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Message started by SimonF on May 19th, 2021, 4:29pm

Title: Gable wall coming away
Post by SimonF on May 19th, 2021, 4:29pm

We have recently become the owners of an early 1800's house that has been somewhat neglected. Always expected it to be a 'project' but....

It badly needed a new roof. Roofing company came today to start the work. After removing the tiles from one section, they found that the purlins are only barely supported by the gable end wall (just 1cm of overlap). After that they refused to do any further work until a structural engineer has inspected it.

I've then spent the rest of the morning taking the plaster off the wall inside and sure enough there is a crack in the brickwork along the corner running from ground level up to the roof - just wide enough to fit my hand in.  

The front and rear walls are built of sandstone and rubble, and the gable wall is brick  (It was originally built as a row of 3 cottages, but at some point the end unit was demolished and the new gable end wall built). And now it looks like the brick and stone are pulling apart, and the gable wall has shifted outwards by about half a brick width. It must have been there for some time as it was plastered over on the inside and rendered over on the outside.

We have the structural engineer coming out to take a look, but he can't come until next week.

Does anyone have any ideas on what he might suggest (I just want to be prepared as much as I can beforehand).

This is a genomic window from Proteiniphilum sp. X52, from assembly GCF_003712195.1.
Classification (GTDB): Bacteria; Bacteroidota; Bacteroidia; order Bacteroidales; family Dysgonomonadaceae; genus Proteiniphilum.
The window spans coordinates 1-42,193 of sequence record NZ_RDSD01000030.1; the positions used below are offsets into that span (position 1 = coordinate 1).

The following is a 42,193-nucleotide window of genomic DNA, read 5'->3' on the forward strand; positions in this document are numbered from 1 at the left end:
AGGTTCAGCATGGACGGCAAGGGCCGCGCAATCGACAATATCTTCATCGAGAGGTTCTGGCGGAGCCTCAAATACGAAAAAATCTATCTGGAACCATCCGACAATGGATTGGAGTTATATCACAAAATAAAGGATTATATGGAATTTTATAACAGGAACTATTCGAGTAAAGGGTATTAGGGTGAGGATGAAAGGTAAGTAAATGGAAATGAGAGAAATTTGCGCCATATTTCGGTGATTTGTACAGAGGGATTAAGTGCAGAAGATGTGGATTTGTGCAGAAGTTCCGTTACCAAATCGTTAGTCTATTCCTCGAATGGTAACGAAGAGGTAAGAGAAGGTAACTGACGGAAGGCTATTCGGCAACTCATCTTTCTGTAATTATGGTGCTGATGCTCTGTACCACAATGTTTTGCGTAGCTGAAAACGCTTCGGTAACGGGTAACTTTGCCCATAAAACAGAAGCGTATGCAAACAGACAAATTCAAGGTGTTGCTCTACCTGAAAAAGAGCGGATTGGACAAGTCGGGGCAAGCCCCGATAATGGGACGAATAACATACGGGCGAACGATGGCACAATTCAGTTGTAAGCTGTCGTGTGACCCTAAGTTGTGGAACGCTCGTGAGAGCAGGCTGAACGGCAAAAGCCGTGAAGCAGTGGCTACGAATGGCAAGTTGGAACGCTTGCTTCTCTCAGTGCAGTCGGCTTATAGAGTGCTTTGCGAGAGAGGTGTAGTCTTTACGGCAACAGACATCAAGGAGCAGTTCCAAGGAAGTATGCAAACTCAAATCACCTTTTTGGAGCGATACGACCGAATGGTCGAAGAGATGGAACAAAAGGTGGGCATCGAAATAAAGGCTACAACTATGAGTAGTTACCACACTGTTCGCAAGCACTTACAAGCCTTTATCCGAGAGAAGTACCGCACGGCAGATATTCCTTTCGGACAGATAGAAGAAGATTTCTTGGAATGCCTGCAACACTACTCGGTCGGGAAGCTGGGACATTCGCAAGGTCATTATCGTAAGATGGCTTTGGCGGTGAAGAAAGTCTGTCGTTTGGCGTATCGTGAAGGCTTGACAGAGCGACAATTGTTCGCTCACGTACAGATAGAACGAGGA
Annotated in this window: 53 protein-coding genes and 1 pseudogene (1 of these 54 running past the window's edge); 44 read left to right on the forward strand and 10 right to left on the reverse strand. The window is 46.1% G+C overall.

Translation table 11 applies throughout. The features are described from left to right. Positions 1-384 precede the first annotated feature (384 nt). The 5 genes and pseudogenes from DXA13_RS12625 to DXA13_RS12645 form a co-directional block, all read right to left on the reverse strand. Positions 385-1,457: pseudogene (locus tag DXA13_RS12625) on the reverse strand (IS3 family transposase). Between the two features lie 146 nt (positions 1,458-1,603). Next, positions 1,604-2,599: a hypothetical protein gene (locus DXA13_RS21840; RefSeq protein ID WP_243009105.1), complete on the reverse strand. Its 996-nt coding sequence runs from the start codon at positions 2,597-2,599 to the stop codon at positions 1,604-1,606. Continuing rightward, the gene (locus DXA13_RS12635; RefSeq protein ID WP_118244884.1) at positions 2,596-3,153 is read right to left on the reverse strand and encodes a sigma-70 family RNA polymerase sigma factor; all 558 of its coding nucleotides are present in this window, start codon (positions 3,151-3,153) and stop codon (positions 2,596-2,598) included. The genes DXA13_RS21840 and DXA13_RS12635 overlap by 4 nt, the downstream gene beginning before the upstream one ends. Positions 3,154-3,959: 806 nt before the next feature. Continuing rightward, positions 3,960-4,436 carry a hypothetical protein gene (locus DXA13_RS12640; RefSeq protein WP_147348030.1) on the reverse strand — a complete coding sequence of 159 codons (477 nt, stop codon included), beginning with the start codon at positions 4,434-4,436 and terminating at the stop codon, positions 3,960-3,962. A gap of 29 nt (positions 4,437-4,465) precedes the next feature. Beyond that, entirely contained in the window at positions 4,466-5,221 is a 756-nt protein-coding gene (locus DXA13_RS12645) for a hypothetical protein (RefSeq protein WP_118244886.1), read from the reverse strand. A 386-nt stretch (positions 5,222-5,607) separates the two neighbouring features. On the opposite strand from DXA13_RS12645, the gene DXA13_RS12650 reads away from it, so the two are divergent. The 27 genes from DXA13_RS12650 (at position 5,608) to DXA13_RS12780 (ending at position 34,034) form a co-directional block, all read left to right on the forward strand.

Thanks :-)

Title: Re: Gable wall coming away
Post by woodsmith on May 20th, 2021, 9:02am

I think the only thing you can do prior to the engineer coming out is check your buildings insurance.

There are ways of stitching cracks together but they won’t work with major structural movement so it all depends what is causing this crack to form. You may be able to make a relatively inexpensive repair of stitching the crack and building a pier to support the purlin, or you may need to underpin the footings and make a more substantial repair which would obviously be more expensive.

The insurance company will normally only pay for work they commission so if you arrange for a structural engineer I don’t think they will reimburse you if you then make a claim. It may be worth contacting them now and see what they suggest.

Title: Re: Gable wall coming away
Post by SimonF on May 26th, 2021, 9:57pm

The structural engineer's opinion is that the wall has probably been like that for decades rather than years.

He's recommending stitching with helibar's to ensure it doesn't move any further and adding supporting brackets to the purlins. So hopefully not too big a job.

If anyone knows a reliable builder in the Northamptonshire area who might be interested let me know!

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